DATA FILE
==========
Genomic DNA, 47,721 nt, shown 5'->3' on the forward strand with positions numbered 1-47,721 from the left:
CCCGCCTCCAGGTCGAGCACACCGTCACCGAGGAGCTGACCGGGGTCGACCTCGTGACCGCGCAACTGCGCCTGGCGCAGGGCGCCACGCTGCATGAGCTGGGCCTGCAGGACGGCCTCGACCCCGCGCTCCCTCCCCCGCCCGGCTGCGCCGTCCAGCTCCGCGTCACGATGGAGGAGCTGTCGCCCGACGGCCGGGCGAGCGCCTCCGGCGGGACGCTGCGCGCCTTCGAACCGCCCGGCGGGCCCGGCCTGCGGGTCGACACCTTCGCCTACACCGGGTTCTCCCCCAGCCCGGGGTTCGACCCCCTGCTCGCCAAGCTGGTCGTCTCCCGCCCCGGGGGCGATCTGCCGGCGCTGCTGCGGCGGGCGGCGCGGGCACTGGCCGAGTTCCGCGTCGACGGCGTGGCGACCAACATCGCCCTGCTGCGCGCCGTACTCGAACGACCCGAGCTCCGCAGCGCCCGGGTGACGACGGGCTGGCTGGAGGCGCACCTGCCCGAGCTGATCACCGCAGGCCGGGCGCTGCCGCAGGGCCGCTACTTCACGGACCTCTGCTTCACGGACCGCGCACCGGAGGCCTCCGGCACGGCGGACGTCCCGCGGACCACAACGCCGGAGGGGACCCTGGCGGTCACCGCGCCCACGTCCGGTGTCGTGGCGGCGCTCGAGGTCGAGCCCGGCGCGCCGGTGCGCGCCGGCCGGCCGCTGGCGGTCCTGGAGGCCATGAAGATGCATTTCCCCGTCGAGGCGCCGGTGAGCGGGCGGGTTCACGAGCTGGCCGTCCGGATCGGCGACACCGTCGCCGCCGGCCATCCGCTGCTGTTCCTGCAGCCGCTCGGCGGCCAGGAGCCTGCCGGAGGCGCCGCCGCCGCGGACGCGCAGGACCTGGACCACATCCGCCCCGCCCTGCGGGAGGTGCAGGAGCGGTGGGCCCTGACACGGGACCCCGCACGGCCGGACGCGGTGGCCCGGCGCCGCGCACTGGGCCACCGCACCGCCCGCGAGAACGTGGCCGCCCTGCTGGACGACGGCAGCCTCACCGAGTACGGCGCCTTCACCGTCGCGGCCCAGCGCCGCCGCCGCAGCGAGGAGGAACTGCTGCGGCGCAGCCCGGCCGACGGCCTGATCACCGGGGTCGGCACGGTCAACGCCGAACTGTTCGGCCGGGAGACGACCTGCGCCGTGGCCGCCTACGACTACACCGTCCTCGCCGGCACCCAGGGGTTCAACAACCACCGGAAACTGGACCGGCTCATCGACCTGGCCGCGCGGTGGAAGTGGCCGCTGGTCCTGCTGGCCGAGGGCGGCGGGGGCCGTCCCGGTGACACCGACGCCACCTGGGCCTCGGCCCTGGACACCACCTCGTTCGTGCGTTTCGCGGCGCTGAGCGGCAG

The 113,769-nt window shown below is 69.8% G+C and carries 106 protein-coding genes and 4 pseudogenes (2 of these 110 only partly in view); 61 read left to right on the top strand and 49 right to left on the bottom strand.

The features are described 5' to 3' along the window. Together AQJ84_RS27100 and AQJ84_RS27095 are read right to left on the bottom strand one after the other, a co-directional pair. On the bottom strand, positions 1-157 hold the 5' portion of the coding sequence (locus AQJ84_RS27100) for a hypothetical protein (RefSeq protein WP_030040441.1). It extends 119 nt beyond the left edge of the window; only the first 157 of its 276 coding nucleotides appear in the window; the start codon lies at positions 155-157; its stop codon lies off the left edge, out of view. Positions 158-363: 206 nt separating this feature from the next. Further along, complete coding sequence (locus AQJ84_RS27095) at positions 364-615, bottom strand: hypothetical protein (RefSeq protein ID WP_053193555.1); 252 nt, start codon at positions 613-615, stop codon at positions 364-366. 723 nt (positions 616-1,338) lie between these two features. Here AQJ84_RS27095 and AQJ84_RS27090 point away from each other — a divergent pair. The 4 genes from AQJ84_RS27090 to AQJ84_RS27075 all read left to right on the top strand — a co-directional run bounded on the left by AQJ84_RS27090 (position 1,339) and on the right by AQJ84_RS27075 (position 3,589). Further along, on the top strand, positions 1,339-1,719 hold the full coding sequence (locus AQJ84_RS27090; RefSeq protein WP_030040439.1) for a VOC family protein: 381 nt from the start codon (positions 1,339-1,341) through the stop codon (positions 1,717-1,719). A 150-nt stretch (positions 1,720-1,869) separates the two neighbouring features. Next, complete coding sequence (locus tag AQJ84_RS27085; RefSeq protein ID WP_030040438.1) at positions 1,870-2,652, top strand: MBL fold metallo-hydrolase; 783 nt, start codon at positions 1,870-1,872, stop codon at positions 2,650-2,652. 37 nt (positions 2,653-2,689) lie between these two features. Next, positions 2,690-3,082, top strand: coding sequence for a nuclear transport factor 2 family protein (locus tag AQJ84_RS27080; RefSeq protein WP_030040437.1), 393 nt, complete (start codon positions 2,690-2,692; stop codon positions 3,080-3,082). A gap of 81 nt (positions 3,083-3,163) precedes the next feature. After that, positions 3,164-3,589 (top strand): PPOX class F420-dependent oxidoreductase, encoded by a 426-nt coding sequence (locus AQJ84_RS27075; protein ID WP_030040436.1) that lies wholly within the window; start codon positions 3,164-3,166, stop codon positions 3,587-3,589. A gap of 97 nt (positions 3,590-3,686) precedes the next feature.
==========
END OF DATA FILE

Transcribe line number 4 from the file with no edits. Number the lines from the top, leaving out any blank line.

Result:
The features are described 5' to 3' along the window. Together AQJ84_RS27100 and AQJ84_RS27095 are read right to left on the bottom strand one after the other, a co-directional pair. On the bottom strand, positions 1-157 hold the 5' portion of the coding sequence (locus AQJ84_RS27100) for a hypothetical protein (RefSeq protein WP_030040441.1). It extends 119 nt beyond the left edge of the window; only the first 157 of its 276 coding nucleotides appear in the window; the start codon lies at positions 155-157; its stop codon lies off the left edge, out of view. Positions 158-363: 206 nt separating this feature from the next. Further along, complete coding sequence (locus AQJ84_RS27095) at positions 364-615, bottom strand: hypothetical protein (RefSeq protein ID WP_053193555.1); 252 nt, start codon at positions 613-615, stop codon at positions 364-366. 723 nt (positions 616-1,338) lie between these two features. Here AQJ84_RS27095 and AQJ84_RS27090 point away from each other — a divergent pair. The 4 genes from AQJ84_RS27090 to AQJ84_RS27075 all read left to right on the top strand — a co-directional run bounded on the left by AQJ84_RS27090 (position 1,339) and on the right by AQJ84_RS27075 (position 3,589). Further along, on the top strand, positions 1,339-1,719 hold the full coding sequence (locus AQJ84_RS27090; RefSeq protein WP_030040439.1) for a VOC family protein: 381 nt from the start codon (positions 1,339-1,341) through the stop codon (positions 1,717-1,719). A 150-nt stretch (positions 1,720-1,869) separates the two neighbouring features. Next, complete coding sequence (locus tag AQJ84_RS27085; RefSeq protein ID WP_030040438.1) at positions 1,870-2,652, top strand: MBL fold metallo-hydrolase; 783 nt, start codon at positions 1,870-1,872, stop codon at positions 2,650-2,652. 37 nt (positions 2,653-2,689) lie between these two features. Next, positions 2,690-3,082, top strand: coding sequence for a nuclear transport factor 2 family protein (locus tag AQJ84_RS27080; RefSeq protein WP_030040437.1), 393 nt, complete (start codon positions 2,690-2,692; stop codon positions 3,080-3,082). A gap of 81 nt (positions 3,083-3,163) precedes the next feature. After that, positions 3,164-3,589 (top strand): PPOX class F420-dependent oxidoreductase, encoded by a 426-nt coding sequence (locus AQJ84_RS27075; protein ID WP_030040436.1) that lies wholly within the window; start codon positions 3,164-3,166, stop codon positions 3,587-3,589. A gap of 97 nt (positions 3,590-3,686) precedes the next feature.